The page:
Few days ago I talked about the opportunity to create a Future Proof PLMs. If you missed my article, take a look here. CIMdata commentary about resilient PLM platforms capable to sustain future changes suggested Aras found a holy grail of PLM – a system that can be updated and enable innovation in the future. While Aras achieved impressive results in their decade of enterprise open source strategy application, I doubt the same formula can work in the coming decade. Aras found a formula to neutralize important risks of PLM projects by selling services including upgrades. The strategy seems to be working meantime. Let’s wait and see the results.
Meantime, I can see other PLM vendors aren’t waiting until Aras will replace existing “legacy” PLM implementations. Oracle article suggests that PLM 4.0 strategy is Today’s Future-Ready Product Lifecycle Management. Check the article, because it describes some interesting aspects of Oracle PLM development.
Oracle is suggesting Oracle Product Management cloud. Besides calling it “next generation PLM”, it suggest few interesting differentiators – wide enterprise connection and common data model for PLM, IoT, SCM and Social Monitoring. Here is the passage:
Oracle Product Management Cloud delivers the next generation of PLM. It’s a PLM 4.0 solution that outpaces change. With it, companies can establish and monitor a Digital Thread that connects the many voices of machine (IoT), product (including digital twins), factory, and customer (via social monitoring) across the enterprise. Having access to this critical information from anywhere at any time on the cloud tightly links key business processes, breaks the chains of data silos, and eliminates the complexity of gathering data across supply networks.
You can also see that Oracle is referencing another CIMdata commentary. Oracle says digital thread – a central piece connecting systems and data silos (sounds familiar?). Check the picture I captured:
Digital Transformation requires a connected next-generation PLM solution that supports Industry 4.0. PLM implementations need to extend beyond the traditional product master to “digitally thread” data across the entire product lifecycle and through barriers of siloed information. The digital thread provides the true foundation for end-to-end connected digital product chains and delivers the traceability necessary to quickly track the entire lifecycle of a product from initial idea and design through commercialization, in-field use, and service
Another interesting passage:
Because they’re built on a common data model, Oracle PLM, SCM, IoT, Social Monitoring applications with built-in predictive analytics work together to managing, aggregate, and convert digital twin and inter/external information into insights that improve how products are designed, manufactured, maintained, and used. This results in faster decision making, improved product cycle time, time-to-market, and development productivity, while reducing product costs and product quality problems.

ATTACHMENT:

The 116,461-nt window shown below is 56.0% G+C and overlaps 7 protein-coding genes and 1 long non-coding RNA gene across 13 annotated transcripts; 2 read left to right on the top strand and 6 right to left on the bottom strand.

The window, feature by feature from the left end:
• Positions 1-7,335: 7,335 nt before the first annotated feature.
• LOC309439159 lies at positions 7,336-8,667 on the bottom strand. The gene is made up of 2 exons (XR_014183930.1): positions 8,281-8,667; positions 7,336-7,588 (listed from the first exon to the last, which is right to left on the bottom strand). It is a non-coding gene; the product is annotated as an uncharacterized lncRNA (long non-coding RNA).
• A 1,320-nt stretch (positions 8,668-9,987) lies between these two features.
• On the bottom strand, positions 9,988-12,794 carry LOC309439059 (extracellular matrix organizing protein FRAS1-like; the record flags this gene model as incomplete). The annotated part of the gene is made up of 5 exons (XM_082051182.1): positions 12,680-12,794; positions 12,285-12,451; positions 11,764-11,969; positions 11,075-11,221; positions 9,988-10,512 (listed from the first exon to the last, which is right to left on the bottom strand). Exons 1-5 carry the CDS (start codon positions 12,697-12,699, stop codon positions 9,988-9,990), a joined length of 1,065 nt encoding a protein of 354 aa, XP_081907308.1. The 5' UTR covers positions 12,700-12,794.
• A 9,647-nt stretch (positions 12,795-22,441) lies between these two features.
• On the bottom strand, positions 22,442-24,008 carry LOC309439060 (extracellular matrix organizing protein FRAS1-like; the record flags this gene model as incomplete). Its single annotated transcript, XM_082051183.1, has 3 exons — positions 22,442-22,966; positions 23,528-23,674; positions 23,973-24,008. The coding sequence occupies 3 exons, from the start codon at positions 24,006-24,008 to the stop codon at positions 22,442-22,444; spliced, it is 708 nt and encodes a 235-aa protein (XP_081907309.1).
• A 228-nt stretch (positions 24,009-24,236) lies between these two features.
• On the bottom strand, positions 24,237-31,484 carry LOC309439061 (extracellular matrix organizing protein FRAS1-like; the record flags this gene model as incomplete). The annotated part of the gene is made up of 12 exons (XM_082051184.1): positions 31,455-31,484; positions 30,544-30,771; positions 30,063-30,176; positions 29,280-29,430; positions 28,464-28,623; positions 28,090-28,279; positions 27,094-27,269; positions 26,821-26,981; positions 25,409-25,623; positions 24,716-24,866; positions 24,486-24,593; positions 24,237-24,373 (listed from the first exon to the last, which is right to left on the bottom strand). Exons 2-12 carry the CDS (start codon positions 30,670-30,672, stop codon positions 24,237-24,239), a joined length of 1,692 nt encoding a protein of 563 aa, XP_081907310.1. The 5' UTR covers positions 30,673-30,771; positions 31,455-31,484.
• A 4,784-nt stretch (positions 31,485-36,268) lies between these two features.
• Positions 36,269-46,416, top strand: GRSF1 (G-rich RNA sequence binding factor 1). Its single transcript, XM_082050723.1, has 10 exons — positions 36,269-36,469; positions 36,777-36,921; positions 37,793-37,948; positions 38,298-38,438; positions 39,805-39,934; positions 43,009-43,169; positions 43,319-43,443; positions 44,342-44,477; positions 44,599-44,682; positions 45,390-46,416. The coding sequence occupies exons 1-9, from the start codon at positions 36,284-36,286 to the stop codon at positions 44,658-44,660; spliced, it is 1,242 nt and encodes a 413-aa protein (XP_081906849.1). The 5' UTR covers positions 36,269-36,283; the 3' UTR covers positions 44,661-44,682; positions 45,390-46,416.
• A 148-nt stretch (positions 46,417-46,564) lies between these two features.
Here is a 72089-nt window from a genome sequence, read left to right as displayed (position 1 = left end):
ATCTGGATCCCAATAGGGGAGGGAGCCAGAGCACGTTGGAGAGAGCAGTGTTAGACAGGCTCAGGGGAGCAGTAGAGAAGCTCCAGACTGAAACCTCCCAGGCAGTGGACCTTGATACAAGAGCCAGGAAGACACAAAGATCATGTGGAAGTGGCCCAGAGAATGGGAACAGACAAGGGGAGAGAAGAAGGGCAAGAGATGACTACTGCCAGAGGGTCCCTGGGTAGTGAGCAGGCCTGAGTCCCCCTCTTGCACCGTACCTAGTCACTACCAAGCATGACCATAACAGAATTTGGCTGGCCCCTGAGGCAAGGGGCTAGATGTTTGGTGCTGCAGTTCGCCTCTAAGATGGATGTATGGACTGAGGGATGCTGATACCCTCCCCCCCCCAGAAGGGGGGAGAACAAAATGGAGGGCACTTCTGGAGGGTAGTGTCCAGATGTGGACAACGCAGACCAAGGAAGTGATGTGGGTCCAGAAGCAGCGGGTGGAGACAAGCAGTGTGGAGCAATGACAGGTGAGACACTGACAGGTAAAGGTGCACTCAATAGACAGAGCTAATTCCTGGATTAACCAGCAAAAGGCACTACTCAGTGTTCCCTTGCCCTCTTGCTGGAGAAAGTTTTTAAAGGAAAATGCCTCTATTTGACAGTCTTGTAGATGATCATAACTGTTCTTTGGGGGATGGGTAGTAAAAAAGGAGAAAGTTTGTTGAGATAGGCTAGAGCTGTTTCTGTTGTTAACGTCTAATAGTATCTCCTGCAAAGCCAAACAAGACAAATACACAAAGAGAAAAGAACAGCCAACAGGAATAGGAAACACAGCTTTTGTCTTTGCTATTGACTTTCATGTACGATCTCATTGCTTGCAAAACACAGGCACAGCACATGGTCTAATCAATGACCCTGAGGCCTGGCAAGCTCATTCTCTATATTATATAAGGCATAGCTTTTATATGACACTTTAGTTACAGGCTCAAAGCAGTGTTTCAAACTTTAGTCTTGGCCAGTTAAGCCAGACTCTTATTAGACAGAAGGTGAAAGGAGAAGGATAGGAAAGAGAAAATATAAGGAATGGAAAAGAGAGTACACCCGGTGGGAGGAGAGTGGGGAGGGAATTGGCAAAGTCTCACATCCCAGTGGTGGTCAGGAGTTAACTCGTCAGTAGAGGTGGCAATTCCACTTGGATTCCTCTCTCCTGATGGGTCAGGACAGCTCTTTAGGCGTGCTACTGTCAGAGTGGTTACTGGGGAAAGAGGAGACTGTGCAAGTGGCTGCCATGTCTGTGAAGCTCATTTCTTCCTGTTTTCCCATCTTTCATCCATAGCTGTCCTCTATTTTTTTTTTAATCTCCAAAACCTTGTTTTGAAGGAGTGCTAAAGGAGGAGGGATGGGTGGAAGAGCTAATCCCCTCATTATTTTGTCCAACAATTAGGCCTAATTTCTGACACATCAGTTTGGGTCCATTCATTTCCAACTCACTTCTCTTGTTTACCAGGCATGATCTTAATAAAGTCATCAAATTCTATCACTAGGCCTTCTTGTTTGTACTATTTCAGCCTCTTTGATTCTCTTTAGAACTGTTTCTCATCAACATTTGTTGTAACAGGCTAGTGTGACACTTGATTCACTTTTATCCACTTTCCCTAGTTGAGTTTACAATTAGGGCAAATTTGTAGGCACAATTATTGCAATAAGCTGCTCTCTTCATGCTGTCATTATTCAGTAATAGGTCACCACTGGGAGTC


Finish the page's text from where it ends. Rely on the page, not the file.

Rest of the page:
It seems to me that the idea of connectivity is dominant in the way vendors see the future of PLM. Another thing that also common in Aras and Oracle strategies is the importance of sustain in future transformations. But here is differentiation as I can see it. Aras believe in open architecture, data model and community building. Oracle PLM is opposite looking for common data model and breadth of their portfolio. Both call it digital thread.
What is my conclusion? I can see a growing acknowledgment that current PLM systems are outdated and will be replaced. However, the alternative seems to be not clear yet. The importance of connectivity is probably the only common things between Aras’ Future Proof and Oracle Future Ready solutions. Aras stack is more agile and lean. Oracle stack is much broader. Which approach will bring the future is not clear. Oracle sits deep in every large enterprise company IT. Aras is coming from the outside with Microsoft / .NET stack. The key to answer is to compare the ROI of both systems. The fastest ROI will win in the service business. Industrial companies like vision, but looking for quick money return on the investment. Five years of projects are not attractive anymore. However, both are playing in the existing market – read ocean and system replacement. This strategy is ignoring existing underserved manufacturing companies across the digital value chain. Connected can be a nice word, but what is behind? It is not clear yet. Just my thoughts…
Disclaimer: I’m co-founder and CEO of OpenBOM developing cloud-based bill of materials and inventory management tool for manufacturing companies, hardware startups, and supply chain. My opinion can be unintentionally biased.
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